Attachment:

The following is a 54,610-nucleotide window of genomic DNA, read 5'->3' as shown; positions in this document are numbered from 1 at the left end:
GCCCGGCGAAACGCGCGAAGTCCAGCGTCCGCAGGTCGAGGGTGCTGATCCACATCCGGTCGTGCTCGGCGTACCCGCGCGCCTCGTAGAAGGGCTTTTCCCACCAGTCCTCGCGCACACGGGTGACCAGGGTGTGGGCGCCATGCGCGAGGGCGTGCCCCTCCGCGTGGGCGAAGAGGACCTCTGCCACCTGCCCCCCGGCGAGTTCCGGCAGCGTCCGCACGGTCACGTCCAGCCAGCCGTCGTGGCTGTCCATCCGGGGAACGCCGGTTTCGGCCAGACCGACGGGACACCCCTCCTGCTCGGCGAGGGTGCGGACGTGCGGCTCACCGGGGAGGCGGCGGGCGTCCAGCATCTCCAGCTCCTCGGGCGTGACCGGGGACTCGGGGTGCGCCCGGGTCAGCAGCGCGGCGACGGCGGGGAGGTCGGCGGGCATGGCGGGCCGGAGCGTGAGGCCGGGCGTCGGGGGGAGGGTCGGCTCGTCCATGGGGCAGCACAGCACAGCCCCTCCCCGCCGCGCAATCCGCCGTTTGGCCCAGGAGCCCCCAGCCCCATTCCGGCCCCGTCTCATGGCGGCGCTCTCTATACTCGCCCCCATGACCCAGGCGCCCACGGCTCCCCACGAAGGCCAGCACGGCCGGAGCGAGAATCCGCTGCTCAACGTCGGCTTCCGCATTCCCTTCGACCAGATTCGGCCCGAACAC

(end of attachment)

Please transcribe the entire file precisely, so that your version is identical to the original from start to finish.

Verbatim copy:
The following is a 54,610-nucleotide window of genomic DNA, read 5'->3' as shown; positions in this document are numbered from 1 at the left end:
GCCCGGCGAAACGCGCGAAGTCCAGCGTCCGCAGGTCGAGGGTGCTGATCCACATCCGGTCGTGCTCGGCGTACCCGCGCGCCTCGTAGAAGGGCTTTTCCCACCAGTCCTCGCGCACACGGGTGACCAGGGTGTGGGCGCCATGCGCGAGGGCGTGCCCCTCCGCGTGGGCGAAGAGGACCTCTGCCACCTGCCCCCCGGCGAGTTCCGGCAGCGTCCGCACGGTCACGTCCAGCCAGCCGTCGTGGCTGTCCATCCGGGGAACGCCGGTTTCGGCCAGACCGACGGGACACCCCTCCTGCTCGGCGAGGGTGCGGACGTGCGGCTCACCGGGGAGGCGGCGGGCGTCCAGCATCTCCAGCTCCTCGGGCGTGACCGGGGACTCGGGGTGCGCCCGGGTCAGCAGCGCGGCGACGGCGGGGAGGTCGGCGGGCATGGCGGGCCGGAGCGTGAGGCCGGGCGTCGGGGGGAGGGTCGGCTCGTCCATGGGGCAGCACAGCACAGCCCCTCCCCGCCGCGCAATCCGCCGTTTGGCCCAGGAGCCCCCAGCCCCATTCCGGCCCCGTCTCATGGCGGCGCTCTCTATACTCGCCCCCATGACCCAGGCGCCCACGGCTCCCCACGAAGGCCAGCACGGCCGGAGCGAGAATCCGCTGCTCAACGTCGGCTTCCGCATTCCCTTCGACCAGATTCGGCCCGAACAC